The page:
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title:Vacation in Newcastle

title:Vacation in Newcastle

author:Maria Williams
date_saved:2007-07-25 12:30:20

Newcastle upon Tyne, often shortened to Newcastle, is a city in the county of Tyne and Wear in North East England. Newcastle is the main city in North East England, and the 20th largest city in England. It is one of England’s core cities.


Newcastle, known at the time as “Pons Aelius” was founded by the Roman Emperor Hadrian. After the Roman withdrawal from Britain, Newcastle became part of the powerful Anglo-Saxon kingdom of Northumbria and was known throughout this period as Monkchester. After a series of conflicts with the Danes and the devastation that occurred north of the River Tyne as a result of Odo’s rebellion against the Norman invasion of 1080, Monkchester had all but been destroyed. Throughout the middle Ages, Newcastle was England’s northern fortress, and was an important stronghold in the Border war against Scotland. During the English Civil War, Newcastle supported King Charles and was stormed by Cromwell’s Scots allies ‘with roaring drummes’ in 1644. Heavy industries in Newcastle declined in the second half of the twentieth century; office and retail employment are now the City’s staples.

Place of interest

Newcastle has recently been voted the UK’s best short break destination and the vibrant city is considered one of the world’s new cultural Meccas, with many world-class, dynamic attractions. Full of history, Newcastle city centre actually has more listed classical buildings than any other city in the United Kingdom. Some of the famous places to visit are:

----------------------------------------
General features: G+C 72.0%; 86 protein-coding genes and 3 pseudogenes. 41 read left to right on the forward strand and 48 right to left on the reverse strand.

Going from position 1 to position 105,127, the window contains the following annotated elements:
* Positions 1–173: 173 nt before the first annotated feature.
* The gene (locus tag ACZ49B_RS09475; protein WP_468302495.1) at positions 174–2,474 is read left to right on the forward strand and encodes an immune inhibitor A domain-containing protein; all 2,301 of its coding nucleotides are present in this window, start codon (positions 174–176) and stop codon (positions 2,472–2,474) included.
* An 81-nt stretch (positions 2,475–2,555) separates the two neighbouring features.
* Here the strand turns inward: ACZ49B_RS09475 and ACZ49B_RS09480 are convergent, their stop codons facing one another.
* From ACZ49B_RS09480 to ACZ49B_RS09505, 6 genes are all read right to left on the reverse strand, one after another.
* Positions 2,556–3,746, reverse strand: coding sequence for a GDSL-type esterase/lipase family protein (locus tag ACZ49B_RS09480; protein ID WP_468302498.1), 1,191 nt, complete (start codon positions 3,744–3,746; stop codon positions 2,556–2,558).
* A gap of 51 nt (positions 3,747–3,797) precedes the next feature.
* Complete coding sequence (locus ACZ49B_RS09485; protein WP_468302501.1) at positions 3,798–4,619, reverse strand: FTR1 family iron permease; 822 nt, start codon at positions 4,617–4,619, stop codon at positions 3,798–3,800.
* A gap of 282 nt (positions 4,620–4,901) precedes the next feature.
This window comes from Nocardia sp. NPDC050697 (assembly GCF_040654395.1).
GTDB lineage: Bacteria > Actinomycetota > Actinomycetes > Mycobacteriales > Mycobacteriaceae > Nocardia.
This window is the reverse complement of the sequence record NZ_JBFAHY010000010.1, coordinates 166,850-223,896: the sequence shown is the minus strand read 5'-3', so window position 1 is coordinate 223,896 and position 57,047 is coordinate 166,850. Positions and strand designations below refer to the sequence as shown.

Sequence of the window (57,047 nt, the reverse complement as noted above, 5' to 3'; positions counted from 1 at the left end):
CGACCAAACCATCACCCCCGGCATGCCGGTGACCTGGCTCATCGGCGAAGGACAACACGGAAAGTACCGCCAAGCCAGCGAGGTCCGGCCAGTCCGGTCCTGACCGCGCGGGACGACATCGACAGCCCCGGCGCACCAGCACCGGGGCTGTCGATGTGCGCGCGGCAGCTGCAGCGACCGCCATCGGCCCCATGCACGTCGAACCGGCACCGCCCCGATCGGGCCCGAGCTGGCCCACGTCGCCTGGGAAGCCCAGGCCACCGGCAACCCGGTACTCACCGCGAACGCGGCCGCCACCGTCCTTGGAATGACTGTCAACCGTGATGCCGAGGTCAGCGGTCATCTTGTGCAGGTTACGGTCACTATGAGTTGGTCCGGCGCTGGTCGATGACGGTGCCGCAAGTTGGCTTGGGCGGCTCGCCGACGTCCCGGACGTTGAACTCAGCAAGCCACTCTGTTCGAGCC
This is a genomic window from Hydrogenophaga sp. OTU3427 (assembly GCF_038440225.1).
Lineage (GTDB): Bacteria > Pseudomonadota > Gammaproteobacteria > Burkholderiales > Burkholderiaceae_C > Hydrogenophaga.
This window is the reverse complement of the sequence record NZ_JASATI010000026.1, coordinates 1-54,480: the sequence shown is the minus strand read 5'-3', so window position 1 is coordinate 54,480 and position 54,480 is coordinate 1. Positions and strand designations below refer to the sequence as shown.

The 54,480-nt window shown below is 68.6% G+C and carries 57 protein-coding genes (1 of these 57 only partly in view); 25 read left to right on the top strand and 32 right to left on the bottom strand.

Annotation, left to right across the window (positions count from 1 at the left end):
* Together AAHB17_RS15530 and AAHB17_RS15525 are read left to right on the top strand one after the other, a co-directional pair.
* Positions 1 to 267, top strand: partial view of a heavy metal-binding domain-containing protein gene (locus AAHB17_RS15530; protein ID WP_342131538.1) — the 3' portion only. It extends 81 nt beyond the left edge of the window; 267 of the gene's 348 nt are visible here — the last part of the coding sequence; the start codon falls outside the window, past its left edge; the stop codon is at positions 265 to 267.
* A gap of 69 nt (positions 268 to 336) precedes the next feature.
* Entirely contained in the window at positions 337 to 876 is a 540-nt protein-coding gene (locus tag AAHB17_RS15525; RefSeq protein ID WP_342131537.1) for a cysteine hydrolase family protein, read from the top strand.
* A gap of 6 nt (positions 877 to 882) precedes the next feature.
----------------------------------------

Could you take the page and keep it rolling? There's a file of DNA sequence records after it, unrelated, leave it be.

* Hancock Museum (Natural History)
* Military Vehicle Museum
* Discovery Museum (Science and Local History)
* Laing Art Gallery
* Centre for Life
* Museum of Antiquities
* Seven Stories, The Centre for Children’s Books (Ouseburn Valley)
* Hatton Gallery
* Newcastle Castle Keep and Blackgate
* Blackfriars, Newcastle
* Bessie Surtees House (Quayside)
* Royal Grammar School, Newcastle
* Eldon Square shopping centre

Museums & Art Galleries

Newcastle has a number of excellent art galleries and museums in Newcastle city centre, providing interesting information on the history of Newcastle and many other exhibitions. Some of the major art galleries and museums in Newcastle include:

” Discovery Museum – recreating local Newcastle life from Roman, medieval and Georgian times to the 20th century,

” Museum of Antiquities – with an outstanding collection on Roman artefacts,

” Shefton Museum – Greek archaeology and art,

” Newcastle’s Military Museum – historic wartime and post-war military vehicles,

” Hancock Museum – one of the most popular museums in the Newcastle-upon-Tyne area and the north’s leading natural history museum,

” Life Science Centre, Stephenson Railway Museum – housing a large collection of important historic steam and electric locomotives and

” Newcastle’s Trinity Maritime Centre – celebrating the history of the River Tyne with many detailed scale models of historic Newcastle ships.


There are several major shopping areas in Newcastle city centre. The largest of these is the Eldon Square shopping centre, which incorporates the largest Fenwick department store in the UK and a John Lewis store.

The main shopping street in the city is Northumberland Street, which runs from the Haymarket metro station to the Monument. The wholly pedestrianised Northumberland Street is home to retailers such as Marks and Spencer, Primark and HMV.

Other shopping centres in Newcastle include the relatively modern Eldon Garden and Monument Mall complexes, the Newgate Centre, Leazes Arcade and the traditional Grainger Market. The largest indoor shopping centre in Europe, The MetroCentre in Gateshead is also nearby.

Food & Drink

Newcastle has a reputation of being a fun-loving city with many bars, restaurants and nightclubs. It consistently features in lists of the top ten party cities in the world. The majority of clubs in Newcastle are located in three main areas. The oldest of these is the Bigg Market a favourite haunt for the more indigenous of the locals, followed by the trendy Quayside area, a spectacular mix of modern and classic architecture, which creates a fantastic backdrop for a sometimes-frantic Saturday night. The newest is “The Gate”, which is a new indoor complex consisting of bars, upmarket clubs, restaurants and a 12-screen Odeon multiplex cinema.